The Sony Alpha a6600 has two command dials, including one dial on the top right of the camera and a control wheel on the back that also acts as a directional pad for menu navigation. By default, the control dial adjusts the aperture while the rear control wheel adjusts shutter speed, though you can customize these to control up to three different setting combinations. The camera also has three custom buttons and extensive customization options, meaning you can configure it to your shooting preferences.
The Sony α6600 is very comfortable to shoot with. It has a larger handgrip than either the Sony α6400 or the Sony α6100, and it's suitable for most hand sizes, though people with very large hands may find the camera a bit cramped. It's easy to adjust exposure settings with either eye to the viewfinder. The eyecup is soft and comfortable, and the offset viewfinder means right-eye dominant shooters won't have their noses pressed up against the camera, though left-eye shooters are more likely to accidentally change focus points on the touchscreen.
The electronic viewfinder (EVF) has a high resolution, so the image through the viewfinder looks sharp, and it feels comfortable to use, thanks to the rubber eyecup.
The Sony a6600 has a flip-out screen. You can tilt it up or down or flip it completely up to face forward for selfies or vlogs. It's bright enough to overcome glare in sunny conditions, and it has a decently high resolution, so the image looks fairly sharp. Its touch features are mainly limited to selecting focus points, and unfortunately, you can't use the screen to navigate the menu.
Like other Sony models before the Sony a7S III, the Sony a6600 has an okay menu system, though navigating it can be somewhat hard. You can only navigate it through the physical control wheel rather than the touchscreen, and it doesn't have the most intuitive interface. Advanced settings are harder to find because they're buried within submenus. That said, the camera has a lot of customization options, which can help you more easily access commonly-used settings, although there's still a learning curve to figure out how to configure everything. Thankfully, the camera has a guide mode to explain certain features and settings.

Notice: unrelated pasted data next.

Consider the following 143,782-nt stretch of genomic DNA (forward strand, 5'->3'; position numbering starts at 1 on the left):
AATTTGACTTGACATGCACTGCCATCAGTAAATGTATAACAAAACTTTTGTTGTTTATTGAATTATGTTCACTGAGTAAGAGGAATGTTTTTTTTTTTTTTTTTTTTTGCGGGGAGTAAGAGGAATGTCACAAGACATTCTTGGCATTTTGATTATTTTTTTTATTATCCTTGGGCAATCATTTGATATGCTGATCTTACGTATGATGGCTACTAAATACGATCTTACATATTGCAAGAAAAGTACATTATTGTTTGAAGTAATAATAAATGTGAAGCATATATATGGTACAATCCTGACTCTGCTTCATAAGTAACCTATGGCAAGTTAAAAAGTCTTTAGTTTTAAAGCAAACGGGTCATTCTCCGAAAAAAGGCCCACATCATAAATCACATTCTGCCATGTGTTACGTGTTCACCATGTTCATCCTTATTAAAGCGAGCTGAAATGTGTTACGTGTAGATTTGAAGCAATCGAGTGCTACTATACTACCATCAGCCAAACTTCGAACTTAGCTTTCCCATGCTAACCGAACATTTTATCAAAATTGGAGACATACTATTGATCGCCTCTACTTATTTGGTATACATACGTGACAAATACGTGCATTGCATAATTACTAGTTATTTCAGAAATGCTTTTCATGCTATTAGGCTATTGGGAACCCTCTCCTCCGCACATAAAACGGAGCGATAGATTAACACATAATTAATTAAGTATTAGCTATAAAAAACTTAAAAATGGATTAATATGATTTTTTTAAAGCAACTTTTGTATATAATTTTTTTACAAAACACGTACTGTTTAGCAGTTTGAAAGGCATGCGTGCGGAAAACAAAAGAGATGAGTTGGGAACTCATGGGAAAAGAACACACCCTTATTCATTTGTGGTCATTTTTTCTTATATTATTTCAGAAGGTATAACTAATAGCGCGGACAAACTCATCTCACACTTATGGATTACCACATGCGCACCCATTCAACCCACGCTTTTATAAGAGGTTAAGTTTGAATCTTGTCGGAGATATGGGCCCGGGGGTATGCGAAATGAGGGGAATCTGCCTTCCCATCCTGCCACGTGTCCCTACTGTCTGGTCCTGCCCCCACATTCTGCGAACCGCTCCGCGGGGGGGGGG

The Sony a6600 has a superb battery life, representing a big upgrade from other Alpha 6000 models like the Sony a6400. It's advertised to last for approximately 810 photos according to CIPA standards, so it can easily last for a whole day of shooting, depending on how you use it. When recording video, it lasts for almost two and a half hours, which is fantastic, and it doesn't suffer from any overheating issues. Note that battery performance varies based on your usage habits and camera settings.
The Sony a6600 gives you three shutter options: a fully mechanical shutter, a fully electronic shutter, or an electronic front-curtain shutter (EFCS), which is the default setting. The EFCS is enabled by default because it helps reduce shutter shock at slow shutter speeds. However, the EFCS can cause distortion or artifacts with bokeh when shooting with very wide apertures at speeds faster than 1/2000s. Unfortunately, this camera doesn't have an option that allows the camera to automatically switch between shutter types depending on shutter speed, a function that you can find on Fujifilm cameras like the Fujifilm X-T4. The electronic shutter option is good for silent shooting, though electronic shutters aren't ideal for fast-moving subjects since they depend on the sensor's readout speed, which can cause distortion.
Its max shutter speed in any shutter mode is 1/4000s, which is suitable for capturing fast activities like sports. If you want to introduce artistic motion blur into your photos, it can shoot at speeds as slow as 30s. There's also a bulb mode for even longer exposures, like nighttime landscapes or astrophotography, which keeps the shutter open for as long as you press down the shutter button.